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Re^2: I dislike object-oriented programming in general

by vrk (Chaplain)
on Oct 23, 2007 at 17:08 UTC ( #646722=note: print w/replies, xml ) Need Help??

in reply to Re: I dislike object-oriented programming in general
in thread I dislike object-oriented programming in general

I tentatively suggest that inheritence should usually be reserved for fixing problems in the original design.

Well, the first project in my current job was adding features a semi-complex web application -- written in PHP. The previous developer, no doubt a good programmer otherwise, apparently felt too energetic, i.e. not lazy enough, when he wrote the original source files, because there is considerable overlap in functionality. Quite often this is because he used copy-paste to implement features on pages that lacked them. Needless to say, when I was asked to change the way some summary fields in reports are computed, I had to first manually read through all files and discover the five or six places where the same copy-pasted computation took place.

Now, the job is nice, and I've actually had fun refactoring this. My very first inclination was to abstract the common code to functions, then pass these functions around, akin to higher-level programming. However, although PHP supports lambda expressions through eval, this quickly turned out to be infeasible. Instead, I implemented a couple of shallow class hierarchies and abstracted most common functionality to (abstract) base classes. It's not beautiful or elegant, but it is much cleaner than the original -- plus adding new features is considerably easier now.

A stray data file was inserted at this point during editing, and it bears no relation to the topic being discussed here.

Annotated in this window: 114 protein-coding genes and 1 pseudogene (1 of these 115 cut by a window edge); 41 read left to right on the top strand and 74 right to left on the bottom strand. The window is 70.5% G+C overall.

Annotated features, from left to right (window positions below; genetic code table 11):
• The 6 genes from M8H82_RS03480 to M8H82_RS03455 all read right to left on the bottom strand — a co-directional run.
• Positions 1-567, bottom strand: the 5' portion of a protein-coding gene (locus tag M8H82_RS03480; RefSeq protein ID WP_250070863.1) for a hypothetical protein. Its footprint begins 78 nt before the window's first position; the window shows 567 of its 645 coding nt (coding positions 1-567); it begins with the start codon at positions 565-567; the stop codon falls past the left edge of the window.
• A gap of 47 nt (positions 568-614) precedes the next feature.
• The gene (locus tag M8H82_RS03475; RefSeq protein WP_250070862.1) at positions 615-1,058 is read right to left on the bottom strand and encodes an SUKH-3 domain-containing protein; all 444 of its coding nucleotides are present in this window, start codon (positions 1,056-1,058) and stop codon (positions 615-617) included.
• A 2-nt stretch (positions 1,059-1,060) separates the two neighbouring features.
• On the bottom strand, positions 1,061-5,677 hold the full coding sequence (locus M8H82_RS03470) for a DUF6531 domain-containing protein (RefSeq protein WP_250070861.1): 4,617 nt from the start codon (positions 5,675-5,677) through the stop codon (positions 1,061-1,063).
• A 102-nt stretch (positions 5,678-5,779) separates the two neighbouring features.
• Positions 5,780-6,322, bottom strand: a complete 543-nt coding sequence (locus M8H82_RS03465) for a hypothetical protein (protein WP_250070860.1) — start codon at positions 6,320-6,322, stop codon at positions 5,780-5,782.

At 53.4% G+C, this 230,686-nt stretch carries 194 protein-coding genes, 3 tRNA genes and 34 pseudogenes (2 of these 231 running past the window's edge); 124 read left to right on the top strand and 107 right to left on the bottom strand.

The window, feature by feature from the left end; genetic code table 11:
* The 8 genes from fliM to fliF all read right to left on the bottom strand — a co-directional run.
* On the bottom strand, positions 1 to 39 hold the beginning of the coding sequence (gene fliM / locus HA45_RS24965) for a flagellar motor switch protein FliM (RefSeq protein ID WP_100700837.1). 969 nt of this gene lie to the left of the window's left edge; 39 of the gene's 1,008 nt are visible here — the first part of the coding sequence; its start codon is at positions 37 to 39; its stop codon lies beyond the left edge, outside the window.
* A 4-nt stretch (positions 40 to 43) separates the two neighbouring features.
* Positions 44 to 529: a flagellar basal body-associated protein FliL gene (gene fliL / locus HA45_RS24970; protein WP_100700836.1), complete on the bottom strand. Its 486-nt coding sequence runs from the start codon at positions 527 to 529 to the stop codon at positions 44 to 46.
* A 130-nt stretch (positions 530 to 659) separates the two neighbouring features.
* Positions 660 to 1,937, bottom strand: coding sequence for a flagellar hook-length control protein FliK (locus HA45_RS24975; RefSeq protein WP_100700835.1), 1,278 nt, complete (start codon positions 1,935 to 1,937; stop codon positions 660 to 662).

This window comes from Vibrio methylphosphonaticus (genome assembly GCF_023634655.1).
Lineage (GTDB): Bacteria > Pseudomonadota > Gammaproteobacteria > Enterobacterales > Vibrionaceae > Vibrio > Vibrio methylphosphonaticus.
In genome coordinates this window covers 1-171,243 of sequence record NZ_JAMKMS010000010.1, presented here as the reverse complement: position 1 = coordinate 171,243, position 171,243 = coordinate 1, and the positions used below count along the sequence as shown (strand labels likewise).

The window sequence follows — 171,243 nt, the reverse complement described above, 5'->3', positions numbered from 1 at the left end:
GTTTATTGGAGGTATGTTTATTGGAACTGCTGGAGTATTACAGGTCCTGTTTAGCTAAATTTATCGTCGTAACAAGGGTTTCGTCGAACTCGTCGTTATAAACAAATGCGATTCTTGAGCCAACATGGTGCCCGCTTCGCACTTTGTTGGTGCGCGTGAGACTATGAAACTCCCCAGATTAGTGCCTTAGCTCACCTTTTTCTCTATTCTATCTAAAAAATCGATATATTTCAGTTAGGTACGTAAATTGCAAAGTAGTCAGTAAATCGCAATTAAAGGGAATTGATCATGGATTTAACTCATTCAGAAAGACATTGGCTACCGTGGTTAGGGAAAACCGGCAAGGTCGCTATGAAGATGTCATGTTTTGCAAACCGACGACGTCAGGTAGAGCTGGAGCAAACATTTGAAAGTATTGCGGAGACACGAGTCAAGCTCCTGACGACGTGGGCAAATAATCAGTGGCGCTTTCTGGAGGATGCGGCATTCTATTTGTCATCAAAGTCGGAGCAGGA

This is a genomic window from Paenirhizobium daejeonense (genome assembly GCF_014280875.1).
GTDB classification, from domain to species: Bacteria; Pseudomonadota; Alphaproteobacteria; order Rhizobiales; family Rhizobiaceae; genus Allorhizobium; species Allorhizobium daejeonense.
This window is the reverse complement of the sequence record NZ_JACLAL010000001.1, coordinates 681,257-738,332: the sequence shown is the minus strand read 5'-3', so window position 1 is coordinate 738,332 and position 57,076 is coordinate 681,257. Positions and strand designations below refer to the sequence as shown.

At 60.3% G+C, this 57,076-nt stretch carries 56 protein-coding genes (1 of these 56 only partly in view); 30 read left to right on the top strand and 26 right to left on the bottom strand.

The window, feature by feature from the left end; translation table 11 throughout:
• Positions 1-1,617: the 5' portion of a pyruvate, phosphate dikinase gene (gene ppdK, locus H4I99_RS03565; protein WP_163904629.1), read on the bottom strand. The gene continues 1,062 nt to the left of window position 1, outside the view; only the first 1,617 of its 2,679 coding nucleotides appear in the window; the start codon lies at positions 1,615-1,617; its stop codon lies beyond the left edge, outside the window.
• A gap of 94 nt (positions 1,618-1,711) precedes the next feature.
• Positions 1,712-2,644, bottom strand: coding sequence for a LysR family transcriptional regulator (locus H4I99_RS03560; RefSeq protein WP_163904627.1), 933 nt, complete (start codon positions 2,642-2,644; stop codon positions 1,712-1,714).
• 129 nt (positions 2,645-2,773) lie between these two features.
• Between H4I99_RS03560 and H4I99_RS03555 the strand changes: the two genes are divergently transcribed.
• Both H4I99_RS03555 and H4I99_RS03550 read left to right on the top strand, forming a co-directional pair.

Arguably this is not refactoring the design that much; just implementing the design in a bit better way. However, it's a good example where knowing object-oriented programming (inheritance too!) saved the day.

print "Just Another Perl Adept\n";

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Re^3: I dislike object-oriented programming in general
by doom (Deacon) on Oct 23, 2007 at 21:27 UTC
    This does sound like an example of using inheritence to fix someone else's design, but I was actually thinking about using it in the other direction: if there's some code that doesn't quite do what you need, it's sometimes very convienient to create a mutant variant by subclassing it... but if the original author was inheritence happy, you find yourself dealing with unwieldly chains of subclasses of subclasses where in order to understand what the class at the bottom does, you need to learn about all the parents all the way up the chain.

    In your example, it sounds like I probably would've used "aggregation", i.e. move the common operations to methods in a new class, where the original code needs to create a "calculator handler object" (or somesuch) to access them. The advantage is that the new code is much more independant of the existing code (it has real "encapsulation").

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